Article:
Billy Bones starts class like most teachers do -- with the ringing of a bell. The instructor of Pirate School has got a whole lineup of lessons planned, including How to Stand Like a Pirate, Sword Etiquette and The History of the Jolly Roger pirate flag.
"For hundreds of years, I've been sailing the seas, training groups of kids on the secrets of the brotherhood and sisterhood of being a good pirate," Bones says.
Where does he find eager students? They're frequently attending a festival where Bones -- aka family entertainer David Engel of Westchester -- is scheduled to perform. It's hard to imagine a more appropriate venue for Engel's vaudeville-style, hourlong show than where he's scheduled to be this weekend -- the fourth annual Pirate Festival at the Long Island Maritime Museum in West Sayville.
Dressed in red-and-white- striped pantaloons, a billowing white shirt and an oversized, three-cornered black hat with feathers, Engel takes charge of Pirate School with a hearty, "Ahoy, mates!" and the madcap action unfolds. His uniform includes a morass of gold necklaces and his trusty silver sword. He also blackens one of his teeth -- not much dental care at sea. "My show, at its heart, is a clown show," Engel says. "It has magic, puppetry, bubble play, eccentric props and slapstick humor."
Engel had the kids laughing at a performance last week at Babylon Elementary School for the kindergartners through second-graders. He launched right into his humor by teaching them to answer "Aye-aye" instead of "Yes."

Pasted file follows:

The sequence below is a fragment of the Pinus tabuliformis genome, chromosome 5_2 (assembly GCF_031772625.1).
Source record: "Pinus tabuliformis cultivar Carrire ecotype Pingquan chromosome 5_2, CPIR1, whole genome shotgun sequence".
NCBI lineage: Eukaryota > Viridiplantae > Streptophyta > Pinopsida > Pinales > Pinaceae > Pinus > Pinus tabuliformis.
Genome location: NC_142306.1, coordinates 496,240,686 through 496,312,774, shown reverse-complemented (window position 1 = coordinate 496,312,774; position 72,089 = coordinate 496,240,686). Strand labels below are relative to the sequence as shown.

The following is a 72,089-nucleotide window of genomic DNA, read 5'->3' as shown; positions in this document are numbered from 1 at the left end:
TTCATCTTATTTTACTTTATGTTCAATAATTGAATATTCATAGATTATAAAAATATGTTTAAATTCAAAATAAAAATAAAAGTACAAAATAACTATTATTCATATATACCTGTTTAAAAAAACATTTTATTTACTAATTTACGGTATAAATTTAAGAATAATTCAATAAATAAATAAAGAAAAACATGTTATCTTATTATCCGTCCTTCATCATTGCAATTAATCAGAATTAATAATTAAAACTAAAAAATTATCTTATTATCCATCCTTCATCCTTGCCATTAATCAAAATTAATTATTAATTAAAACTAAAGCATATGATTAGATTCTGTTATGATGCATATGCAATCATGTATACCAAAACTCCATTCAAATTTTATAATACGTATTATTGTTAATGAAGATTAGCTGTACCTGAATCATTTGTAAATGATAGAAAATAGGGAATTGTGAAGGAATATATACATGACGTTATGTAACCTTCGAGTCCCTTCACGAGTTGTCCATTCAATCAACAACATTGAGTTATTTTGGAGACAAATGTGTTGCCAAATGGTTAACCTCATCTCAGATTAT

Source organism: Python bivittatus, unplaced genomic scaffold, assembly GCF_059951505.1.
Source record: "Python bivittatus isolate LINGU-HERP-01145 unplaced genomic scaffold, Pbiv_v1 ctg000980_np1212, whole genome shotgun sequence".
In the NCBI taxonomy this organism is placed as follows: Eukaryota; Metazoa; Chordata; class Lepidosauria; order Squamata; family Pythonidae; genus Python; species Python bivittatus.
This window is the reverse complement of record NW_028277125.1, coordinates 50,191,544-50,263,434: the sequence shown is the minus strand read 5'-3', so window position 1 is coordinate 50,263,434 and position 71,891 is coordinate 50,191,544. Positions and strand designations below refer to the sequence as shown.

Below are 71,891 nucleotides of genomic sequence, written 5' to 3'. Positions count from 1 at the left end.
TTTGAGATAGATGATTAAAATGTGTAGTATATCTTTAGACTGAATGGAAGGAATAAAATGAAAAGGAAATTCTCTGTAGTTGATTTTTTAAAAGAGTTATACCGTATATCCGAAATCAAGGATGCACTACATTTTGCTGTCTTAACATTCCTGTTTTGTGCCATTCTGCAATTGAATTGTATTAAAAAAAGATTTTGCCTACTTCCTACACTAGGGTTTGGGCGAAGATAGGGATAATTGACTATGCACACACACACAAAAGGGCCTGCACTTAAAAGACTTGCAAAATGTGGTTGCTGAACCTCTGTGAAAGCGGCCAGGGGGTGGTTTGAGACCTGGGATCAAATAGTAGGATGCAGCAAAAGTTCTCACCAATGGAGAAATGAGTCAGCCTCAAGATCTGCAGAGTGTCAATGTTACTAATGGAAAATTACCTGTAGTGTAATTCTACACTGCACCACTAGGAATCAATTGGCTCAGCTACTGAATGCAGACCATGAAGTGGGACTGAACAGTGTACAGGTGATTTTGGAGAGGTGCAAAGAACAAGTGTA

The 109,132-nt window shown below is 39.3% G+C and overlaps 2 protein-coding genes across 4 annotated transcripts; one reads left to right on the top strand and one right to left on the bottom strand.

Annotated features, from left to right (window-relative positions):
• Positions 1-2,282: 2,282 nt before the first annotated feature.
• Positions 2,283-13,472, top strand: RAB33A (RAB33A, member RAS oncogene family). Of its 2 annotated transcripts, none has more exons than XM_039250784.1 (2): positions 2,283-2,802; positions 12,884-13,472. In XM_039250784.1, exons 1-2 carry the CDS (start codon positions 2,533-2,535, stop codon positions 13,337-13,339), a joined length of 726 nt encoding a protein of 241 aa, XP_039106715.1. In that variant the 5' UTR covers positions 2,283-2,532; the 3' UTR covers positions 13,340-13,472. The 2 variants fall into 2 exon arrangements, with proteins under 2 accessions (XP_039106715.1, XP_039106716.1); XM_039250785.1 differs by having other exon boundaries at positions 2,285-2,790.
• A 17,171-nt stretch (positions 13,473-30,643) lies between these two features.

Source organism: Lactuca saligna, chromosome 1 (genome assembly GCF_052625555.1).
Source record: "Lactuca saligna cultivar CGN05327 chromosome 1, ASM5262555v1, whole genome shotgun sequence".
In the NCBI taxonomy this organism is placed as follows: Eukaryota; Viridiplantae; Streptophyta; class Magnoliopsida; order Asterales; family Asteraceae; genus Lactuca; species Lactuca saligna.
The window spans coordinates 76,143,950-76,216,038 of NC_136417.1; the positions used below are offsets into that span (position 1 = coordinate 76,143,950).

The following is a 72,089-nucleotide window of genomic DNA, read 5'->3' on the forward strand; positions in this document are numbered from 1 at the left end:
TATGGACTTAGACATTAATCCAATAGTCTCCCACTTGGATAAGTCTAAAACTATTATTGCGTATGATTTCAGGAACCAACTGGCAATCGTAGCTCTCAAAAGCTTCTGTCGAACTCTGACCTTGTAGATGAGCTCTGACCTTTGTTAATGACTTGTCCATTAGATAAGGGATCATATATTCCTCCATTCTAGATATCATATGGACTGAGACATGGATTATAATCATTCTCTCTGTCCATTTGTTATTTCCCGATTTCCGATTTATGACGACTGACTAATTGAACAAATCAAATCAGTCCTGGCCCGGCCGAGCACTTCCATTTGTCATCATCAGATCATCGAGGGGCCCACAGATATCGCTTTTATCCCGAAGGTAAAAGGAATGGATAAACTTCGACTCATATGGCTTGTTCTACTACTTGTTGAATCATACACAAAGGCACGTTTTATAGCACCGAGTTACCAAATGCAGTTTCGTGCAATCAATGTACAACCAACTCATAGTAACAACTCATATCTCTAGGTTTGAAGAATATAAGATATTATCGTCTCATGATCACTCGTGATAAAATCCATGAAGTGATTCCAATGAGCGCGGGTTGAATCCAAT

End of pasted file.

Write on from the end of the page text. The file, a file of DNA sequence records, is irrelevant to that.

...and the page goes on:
"Do you like chocolate?" he asked them.
"Aye-aye!" they yelled.
"Do you like vacation?" he asked.
"Aye-aye!" they bellowed.
"What's on either side of your nose?"
"Aye-aye!" the kids replied. (Get it?)
Engel taught the kids to stand like a pirate -- feet apart, hands on hips, chin up high. He taught them the three most important things about being a pirate -- follow your heart, use your eyes and your brain (or, as he calls it, your noodle). He got them up to exercise -- "How else can you carry big boxes of gold?" Then he revealed the secrets of his treasure chest -- which included his boxer shorts decorated with hearts.
"One of my most requested routines," he had said before the show of the underwear gag. "Kids laugh, parents' eyes roll."
'SWASHBUCKLING MISTER ROGERS'
Engel, 48, came up with the concept of Pirate School years ago, when he would perform at children's birthday parties. "I loved the scene and the lure of the pirate," he says. "I always had an interest in the troubadours of old. I was inspired by the Lost Boys, Peter Pan, and Hollywood swashbucklers. I myself am smitten with the sea."
Engel thinks of himself as a "swashbuckling Mister Rogers." He has held Pirate School in California, Massachusetts, Florida, even the country of Jamaica. This is his second year at the Pirate Festival.
"My show allows kids the chance to live their dream," he says. "Kids are already halfway to being pirates. They love adventure, they love breaking rules, they love the idea of treasure, of a mysterious box with valuable contents."
Pirate School ends, of course, with a final exam, in which kids are instructed to engage in swordfights with their friends and parents using their index fingers as the imagined weapons. "I help facilitate a communal riot," Engel says proudly, "a communal boisterous playtime."
The rest of the fest
The Pirate Festival is two days of live entertainment, historical re-enactments, pirate costume contests, treasure hunts and even Jungle Bob's reptile show. Refreshments will be for sale, and a "thieves' market" will showcase pirate- and nautical-themed crafts vendors.
Long Island Maritime Museum, 88 West Ave., West Sayville.
INFO Free with festival admission of $8, free for children 5 and younger; 631-854-4974, thepiratefestival.org